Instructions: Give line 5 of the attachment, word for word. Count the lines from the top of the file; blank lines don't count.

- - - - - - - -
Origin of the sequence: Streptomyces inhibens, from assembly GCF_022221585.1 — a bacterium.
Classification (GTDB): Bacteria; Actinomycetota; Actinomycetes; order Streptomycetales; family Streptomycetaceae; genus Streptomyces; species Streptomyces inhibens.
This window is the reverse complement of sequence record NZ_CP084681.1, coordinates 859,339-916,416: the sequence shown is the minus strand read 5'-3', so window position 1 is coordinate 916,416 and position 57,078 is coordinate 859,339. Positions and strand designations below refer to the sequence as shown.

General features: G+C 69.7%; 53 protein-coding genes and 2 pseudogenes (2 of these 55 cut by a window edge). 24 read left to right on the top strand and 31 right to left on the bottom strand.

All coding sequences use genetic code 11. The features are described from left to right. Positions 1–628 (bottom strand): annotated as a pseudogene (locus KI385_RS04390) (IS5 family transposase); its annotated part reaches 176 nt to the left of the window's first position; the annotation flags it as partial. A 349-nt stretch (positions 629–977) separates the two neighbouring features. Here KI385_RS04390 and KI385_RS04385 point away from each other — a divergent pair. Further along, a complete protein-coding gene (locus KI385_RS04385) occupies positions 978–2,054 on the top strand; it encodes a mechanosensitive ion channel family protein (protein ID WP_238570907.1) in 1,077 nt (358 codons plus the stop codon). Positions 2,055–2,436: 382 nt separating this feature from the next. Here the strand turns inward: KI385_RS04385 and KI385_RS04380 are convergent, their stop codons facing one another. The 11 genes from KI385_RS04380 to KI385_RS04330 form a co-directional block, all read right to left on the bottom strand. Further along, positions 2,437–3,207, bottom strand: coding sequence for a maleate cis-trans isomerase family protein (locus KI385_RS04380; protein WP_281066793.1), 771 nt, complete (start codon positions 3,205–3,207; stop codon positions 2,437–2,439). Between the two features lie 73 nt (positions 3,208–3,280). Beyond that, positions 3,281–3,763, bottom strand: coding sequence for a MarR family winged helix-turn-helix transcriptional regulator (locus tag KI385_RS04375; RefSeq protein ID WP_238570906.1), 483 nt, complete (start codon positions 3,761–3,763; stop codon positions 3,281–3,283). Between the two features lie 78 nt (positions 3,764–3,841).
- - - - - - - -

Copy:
All coding sequences use genetic code 11. The features are described from left to right. Positions 1–628 (bottom strand): annotated as a pseudogene (locus KI385_RS04390) (IS5 family transposase); its annotated part reaches 176 nt to the left of the window's first position; the annotation flags it as partial. A 349-nt stretch (positions 629–977) separates the two neighbouring features. Here KI385_RS04390 and KI385_RS04385 point away from each other — a divergent pair. Further along, a complete protein-coding gene (locus KI385_RS04385) occupies positions 978–2,054 on the top strand; it encodes a mechanosensitive ion channel family protein (protein ID WP_238570907.1) in 1,077 nt (358 codons plus the stop codon). Positions 2,055–2,436: 382 nt separating this feature from the next. Here the strand turns inward: KI385_RS04385 and KI385_RS04380 are convergent, their stop codons facing one another. The 11 genes from KI385_RS04380 to KI385_RS04330 form a co-directional block, all read right to left on the bottom strand. Further along, positions 2,437–3,207, bottom strand: coding sequence for a maleate cis-trans isomerase family protein (locus KI385_RS04380; protein WP_281066793.1), 771 nt, complete (start codon positions 3,205–3,207; stop codon positions 2,437–2,439). Between the two features lie 73 nt (positions 3,208–3,280). Beyond that, positions 3,281–3,763, bottom strand: coding sequence for a MarR family winged helix-turn-helix transcriptional regulator (locus tag KI385_RS04375; RefSeq protein ID WP_238570906.1), 483 nt, complete (start codon positions 3,761–3,763; stop codon positions 3,281–3,283). Between the two features lie 78 nt (positions 3,764–3,841).